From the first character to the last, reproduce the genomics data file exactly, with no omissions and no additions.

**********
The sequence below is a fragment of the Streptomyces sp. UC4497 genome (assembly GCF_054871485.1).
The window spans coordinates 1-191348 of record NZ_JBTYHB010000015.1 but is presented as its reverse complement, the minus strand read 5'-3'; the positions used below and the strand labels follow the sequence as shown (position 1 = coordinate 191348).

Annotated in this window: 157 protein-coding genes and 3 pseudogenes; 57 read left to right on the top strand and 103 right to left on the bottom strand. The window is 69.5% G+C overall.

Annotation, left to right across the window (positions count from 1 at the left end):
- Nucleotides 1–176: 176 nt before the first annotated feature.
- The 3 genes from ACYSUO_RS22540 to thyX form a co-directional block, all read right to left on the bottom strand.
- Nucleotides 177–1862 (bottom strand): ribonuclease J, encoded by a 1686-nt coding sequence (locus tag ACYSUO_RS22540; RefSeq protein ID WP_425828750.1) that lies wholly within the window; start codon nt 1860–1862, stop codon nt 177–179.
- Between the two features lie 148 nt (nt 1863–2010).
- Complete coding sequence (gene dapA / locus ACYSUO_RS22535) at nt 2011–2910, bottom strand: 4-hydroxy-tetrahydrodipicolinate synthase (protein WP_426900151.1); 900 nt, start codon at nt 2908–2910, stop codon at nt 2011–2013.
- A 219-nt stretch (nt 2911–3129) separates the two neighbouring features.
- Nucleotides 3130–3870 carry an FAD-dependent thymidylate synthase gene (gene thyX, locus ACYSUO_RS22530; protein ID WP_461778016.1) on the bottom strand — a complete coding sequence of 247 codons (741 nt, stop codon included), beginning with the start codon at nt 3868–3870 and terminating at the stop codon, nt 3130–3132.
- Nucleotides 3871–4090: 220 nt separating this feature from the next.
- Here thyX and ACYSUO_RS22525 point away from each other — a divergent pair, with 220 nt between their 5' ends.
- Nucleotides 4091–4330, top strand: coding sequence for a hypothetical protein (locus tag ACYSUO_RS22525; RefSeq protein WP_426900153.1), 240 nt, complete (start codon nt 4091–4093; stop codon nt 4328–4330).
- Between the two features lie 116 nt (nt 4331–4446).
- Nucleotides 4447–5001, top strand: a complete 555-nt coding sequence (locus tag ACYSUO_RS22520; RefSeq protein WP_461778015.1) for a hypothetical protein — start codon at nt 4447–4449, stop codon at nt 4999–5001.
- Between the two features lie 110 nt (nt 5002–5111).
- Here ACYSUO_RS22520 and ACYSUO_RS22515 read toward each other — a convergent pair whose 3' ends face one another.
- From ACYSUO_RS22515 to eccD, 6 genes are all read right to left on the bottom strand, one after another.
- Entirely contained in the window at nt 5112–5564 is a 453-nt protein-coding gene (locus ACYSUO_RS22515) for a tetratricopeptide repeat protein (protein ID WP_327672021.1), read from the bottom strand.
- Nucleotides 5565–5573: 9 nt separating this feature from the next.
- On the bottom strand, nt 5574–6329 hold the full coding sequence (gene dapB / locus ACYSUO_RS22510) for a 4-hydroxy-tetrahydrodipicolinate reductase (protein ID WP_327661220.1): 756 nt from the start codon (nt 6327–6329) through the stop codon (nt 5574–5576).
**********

The sequence below is a fragment of the Streptomyces sp. UC4497 genome (assembly GCF_054871485.1).
The window spans coordinates 1-191348 of record NZ_JBTYHB010000015.1 but is presented as its reverse complement, the minus strand read 5'-3'; the positions used below and the strand labels follow the sequence as shown (position 1 = coordinate 191348).

Annotated in this window: 157 protein-coding genes and 3 pseudogenes; 57 read left to right on the top strand and 103 right to left on the bottom strand. The window is 69.5% G+C overall.

Annotation, left to right across the window (positions count from 1 at the left end):
- Nucleotides 1–176: 176 nt before the first annotated feature.
- The 3 genes from ACYSUO_RS22540 to thyX form a co-directional block, all read right to left on the bottom strand.
- Nucleotides 177–1862 (bottom strand): ribonuclease J, encoded by a 1686-nt coding sequence (locus tag ACYSUO_RS22540; RefSeq protein ID WP_425828750.1) that lies wholly within the window; start codon nt 1860–1862, stop codon nt 177–179.
- Between the two features lie 148 nt (nt 1863–2010).
- Complete coding sequence (gene dapA / locus ACYSUO_RS22535) at nt 2011–2910, bottom strand: 4-hydroxy-tetrahydrodipicolinate synthase (protein WP_426900151.1); 900 nt, start codon at nt 2908–2910, stop codon at nt 2011–2013.
- A 219-nt stretch (nt 2911–3129) separates the two neighbouring features.
- Nucleotides 3130–3870 carry an FAD-dependent thymidylate synthase gene (gene thyX, locus ACYSUO_RS22530; protein ID WP_461778016.1) on the bottom strand — a complete coding sequence of 247 codons (741 nt, stop codon included), beginning with the start codon at nt 3868–3870 and terminating at the stop codon, nt 3130–3132.
- Nucleotides 3871–4090: 220 nt separating this feature from the next.
- Here thyX and ACYSUO_RS22525 point away from each other — a divergent pair, with 220 nt between their 5' ends.
- Nucleotides 4091–4330, top strand: coding sequence for a hypothetical protein (locus tag ACYSUO_RS22525; RefSeq protein WP_426900153.1), 240 nt, complete (start codon nt 4091–4093; stop codon nt 4328–4330).
- Between the two features lie 116 nt (nt 4331–4446).
- Nucleotides 4447–5001, top strand: a complete 555-nt coding sequence (locus tag ACYSUO_RS22520; RefSeq protein WP_461778015.1) for a hypothetical protein — start codon at nt 4447–4449, stop codon at nt 4999–5001.
- Between the two features lie 110 nt (nt 5002–5111).
- Here ACYSUO_RS22520 and ACYSUO_RS22515 read toward each other — a convergent pair whose 3' ends face one another.
- From ACYSUO_RS22515 to eccD, 6 genes are all read right to left on the bottom strand, one after another.
- Entirely contained in the window at nt 5112–5564 is a 453-nt protein-coding gene (locus ACYSUO_RS22515) for a tetratricopeptide repeat protein (protein ID WP_327672021.1), read from the bottom strand.
- Nucleotides 5565–5573: 9 nt separating this feature from the next.
- On the bottom strand, nt 5574–6329 hold the full coding sequence (gene dapB / locus ACYSUO_RS22510) for a 4-hydroxy-tetrahydrodipicolinate reductase (protein ID WP_327661220.1): 756 nt from the start codon (nt 6327–6329) through the stop codon (nt 5574–5576).